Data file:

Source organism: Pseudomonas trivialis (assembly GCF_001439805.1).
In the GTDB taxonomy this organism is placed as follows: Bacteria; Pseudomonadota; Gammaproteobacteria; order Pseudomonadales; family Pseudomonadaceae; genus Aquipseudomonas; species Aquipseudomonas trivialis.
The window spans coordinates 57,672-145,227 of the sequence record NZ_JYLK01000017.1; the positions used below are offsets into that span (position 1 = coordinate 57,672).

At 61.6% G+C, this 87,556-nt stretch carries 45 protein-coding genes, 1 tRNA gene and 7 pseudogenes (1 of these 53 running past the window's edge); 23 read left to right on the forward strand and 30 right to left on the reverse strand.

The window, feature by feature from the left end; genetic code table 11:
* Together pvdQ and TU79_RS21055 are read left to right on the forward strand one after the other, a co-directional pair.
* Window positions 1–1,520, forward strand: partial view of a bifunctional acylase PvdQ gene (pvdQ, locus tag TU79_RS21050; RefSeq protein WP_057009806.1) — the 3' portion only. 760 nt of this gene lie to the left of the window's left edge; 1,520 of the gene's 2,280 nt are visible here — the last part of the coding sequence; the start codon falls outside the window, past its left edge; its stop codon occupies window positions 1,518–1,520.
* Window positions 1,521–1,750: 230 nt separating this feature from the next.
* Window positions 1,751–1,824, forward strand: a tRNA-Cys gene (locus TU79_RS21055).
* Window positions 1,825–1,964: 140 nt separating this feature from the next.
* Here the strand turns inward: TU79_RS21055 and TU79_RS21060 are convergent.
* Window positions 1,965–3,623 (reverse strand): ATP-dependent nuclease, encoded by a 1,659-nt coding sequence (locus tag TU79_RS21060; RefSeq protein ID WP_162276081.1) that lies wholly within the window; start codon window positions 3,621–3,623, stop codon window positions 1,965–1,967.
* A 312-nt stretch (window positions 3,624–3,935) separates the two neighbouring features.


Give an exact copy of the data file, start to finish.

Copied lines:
Source organism: Pseudomonas trivialis (assembly GCF_001439805.1).
In the GTDB taxonomy this organism is placed as follows: Bacteria; Pseudomonadota; Gammaproteobacteria; order Pseudomonadales; family Pseudomonadaceae; genus Aquipseudomonas; species Aquipseudomonas trivialis.
The window spans coordinates 57,672-145,227 of the sequence record NZ_JYLK01000017.1; the positions used below are offsets into that span (position 1 = coordinate 57,672).

At 61.6% G+C, this 87,556-nt stretch carries 45 protein-coding genes, 1 tRNA gene and 7 pseudogenes (1 of these 53 running past the window's edge); 23 read left to right on the forward strand and 30 right to left on the reverse strand.

The window, feature by feature from the left end; genetic code table 11:
* Together pvdQ and TU79_RS21055 are read left to right on the forward strand one after the other, a co-directional pair.
* Window positions 1–1,520, forward strand: partial view of a bifunctional acylase PvdQ gene (pvdQ, locus tag TU79_RS21050; RefSeq protein WP_057009806.1) — the 3' portion only. 760 nt of this gene lie to the left of the window's left edge; 1,520 of the gene's 2,280 nt are visible here — the last part of the coding sequence; the start codon falls outside the window, past its left edge; its stop codon occupies window positions 1,518–1,520.
* Window positions 1,521–1,750: 230 nt separating this feature from the next.
* Window positions 1,751–1,824, forward strand: a tRNA-Cys gene (locus TU79_RS21055).
* Window positions 1,825–1,964: 140 nt separating this feature from the next.
* Here the strand turns inward: TU79_RS21055 and TU79_RS21060 are convergent.
* Window positions 1,965–3,623 (reverse strand): ATP-dependent nuclease, encoded by a 1,659-nt coding sequence (locus tag TU79_RS21060; RefSeq protein ID WP_162276081.1) that lies wholly within the window; start codon window positions 3,621–3,623, stop codon window positions 1,965–1,967.
* A 312-nt stretch (window positions 3,624–3,935) separates the two neighbouring features.